Graduate: Work your socks off, take an MBA, get a big rise. Simple

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The Independent Online
Salaries for MBA graduates are on average 42 per cent higher than those they had before gaining the qualification, according to research by the Association of MBAs.

The figure is still 27 per cent when adjusted for inflation, "making the return on investment impressive", says the organisation, whose salary and career survey was published this week. Moreover, most MBAs report improved job opportunities, increased self-confidence and broadened skills.

The results continue the consistent rise in MBA graduate salaries revealed by the association's two previous surveys - in 1992 and 1995. Robert Owen, the association's accreditation services manager, said all the surveys had shown MBA salary rises were ahead of average earnings. "The MBA now has a very positive impact on salary levels, following an overall decline from the 1970s and over the 1980s," he added.

However, there are distinctions. For example, MBA degrees gained through full-time study command higher salaries than those obtained by part-time or distance learning, with those on two-year courses receiving an adjusted rise of 73 per cent and those on one-year programmes receiving 35 per cent more.

Moreover, base salary levels are broadly distributed. The average is pounds 53,700 and the median is pounds 44,000, but, while 6 per cent earn more than pounds 100,000, three times as many earn pounds 30,000 or less.

Salary increases are particularly high for graduates who change employer. Accordingly, nearly a third of graduates move jobs within a year of gaining the qualification - which should produce more food for thought for those employers providing high levels of support for employees while they study in this way. But there is little evidence of graduates moving between industries, except for management consulting, which gains graduates, and the public sector, which loses them. In addition, there is a trend for graduates to move to smaller organisations in more generalist functions and at a more senior level.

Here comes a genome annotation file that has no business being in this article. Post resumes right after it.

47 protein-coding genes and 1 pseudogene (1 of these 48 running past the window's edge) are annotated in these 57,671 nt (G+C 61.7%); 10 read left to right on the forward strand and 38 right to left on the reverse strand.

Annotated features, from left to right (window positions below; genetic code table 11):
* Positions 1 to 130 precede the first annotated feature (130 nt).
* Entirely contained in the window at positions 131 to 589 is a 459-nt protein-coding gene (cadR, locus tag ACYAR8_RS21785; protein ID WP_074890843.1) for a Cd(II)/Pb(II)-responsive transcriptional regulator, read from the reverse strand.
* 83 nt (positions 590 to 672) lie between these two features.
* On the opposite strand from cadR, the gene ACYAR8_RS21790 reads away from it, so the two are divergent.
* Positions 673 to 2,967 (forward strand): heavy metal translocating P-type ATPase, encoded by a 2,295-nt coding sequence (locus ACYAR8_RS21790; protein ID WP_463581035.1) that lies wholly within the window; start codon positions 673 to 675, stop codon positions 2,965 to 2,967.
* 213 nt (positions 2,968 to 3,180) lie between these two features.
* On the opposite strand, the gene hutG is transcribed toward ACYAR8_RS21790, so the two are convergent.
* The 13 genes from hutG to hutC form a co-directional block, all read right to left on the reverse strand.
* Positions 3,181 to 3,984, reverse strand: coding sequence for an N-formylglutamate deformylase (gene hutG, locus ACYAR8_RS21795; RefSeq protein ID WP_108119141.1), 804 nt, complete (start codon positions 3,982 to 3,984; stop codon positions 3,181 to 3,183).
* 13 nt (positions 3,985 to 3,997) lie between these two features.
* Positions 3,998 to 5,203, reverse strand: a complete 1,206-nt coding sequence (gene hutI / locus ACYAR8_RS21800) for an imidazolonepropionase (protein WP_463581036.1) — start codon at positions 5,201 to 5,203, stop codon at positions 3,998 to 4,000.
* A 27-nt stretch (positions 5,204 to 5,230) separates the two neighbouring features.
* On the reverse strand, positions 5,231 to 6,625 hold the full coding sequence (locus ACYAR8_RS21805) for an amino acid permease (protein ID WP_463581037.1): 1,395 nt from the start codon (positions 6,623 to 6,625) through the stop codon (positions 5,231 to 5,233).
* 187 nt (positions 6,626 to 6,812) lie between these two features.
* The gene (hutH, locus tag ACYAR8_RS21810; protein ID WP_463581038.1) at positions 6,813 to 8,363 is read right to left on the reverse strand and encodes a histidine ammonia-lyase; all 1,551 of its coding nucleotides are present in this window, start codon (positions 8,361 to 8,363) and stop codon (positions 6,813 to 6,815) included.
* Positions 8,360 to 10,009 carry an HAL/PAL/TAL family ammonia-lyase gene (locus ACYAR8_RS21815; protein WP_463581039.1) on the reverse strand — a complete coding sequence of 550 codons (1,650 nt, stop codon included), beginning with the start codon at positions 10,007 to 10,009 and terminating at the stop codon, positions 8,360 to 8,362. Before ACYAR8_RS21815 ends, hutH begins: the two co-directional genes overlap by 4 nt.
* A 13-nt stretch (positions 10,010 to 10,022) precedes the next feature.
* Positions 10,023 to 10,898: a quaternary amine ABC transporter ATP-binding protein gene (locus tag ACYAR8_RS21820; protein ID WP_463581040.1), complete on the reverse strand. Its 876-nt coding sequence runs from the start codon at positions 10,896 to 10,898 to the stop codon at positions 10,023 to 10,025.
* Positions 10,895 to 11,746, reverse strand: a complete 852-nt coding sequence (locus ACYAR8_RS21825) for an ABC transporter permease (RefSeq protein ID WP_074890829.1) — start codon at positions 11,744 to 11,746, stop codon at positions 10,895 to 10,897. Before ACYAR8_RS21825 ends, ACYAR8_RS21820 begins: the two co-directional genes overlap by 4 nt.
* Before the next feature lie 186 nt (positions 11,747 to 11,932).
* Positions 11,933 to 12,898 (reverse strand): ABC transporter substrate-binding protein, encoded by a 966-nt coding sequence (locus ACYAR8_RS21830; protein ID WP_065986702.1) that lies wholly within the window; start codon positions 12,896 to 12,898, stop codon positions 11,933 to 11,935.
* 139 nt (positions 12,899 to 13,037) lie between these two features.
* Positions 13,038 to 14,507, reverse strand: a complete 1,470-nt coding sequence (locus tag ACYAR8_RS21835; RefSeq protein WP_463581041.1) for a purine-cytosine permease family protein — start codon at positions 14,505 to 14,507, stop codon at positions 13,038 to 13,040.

Indeed, Mr Owen adds: "Alumni who remain with their organisations after graduating complain that employers fail to use and reward their new expertise - a factor about which respondents registered high levels of discontent and frustration."

The survey also indicates a shift from the MBA being viewed as a means for changing career. Graduates' main objective was to increase job opportunities, but intellectual stimulation and gaining generalist skills were also factors.

And more than 45 per cent of the 1,500 Association of MBAs members who responded to the survey felt that their objectives had been met completely, with most of the rest feeling that they had been partly met. Only a small minority said they had not been met at all.

The study sees evidence of a growing demand for distance learning on the grounds that, like part-time study, it avoids the need for a break from employment. This is especially important since most respondents have to support their studies from personal funds.

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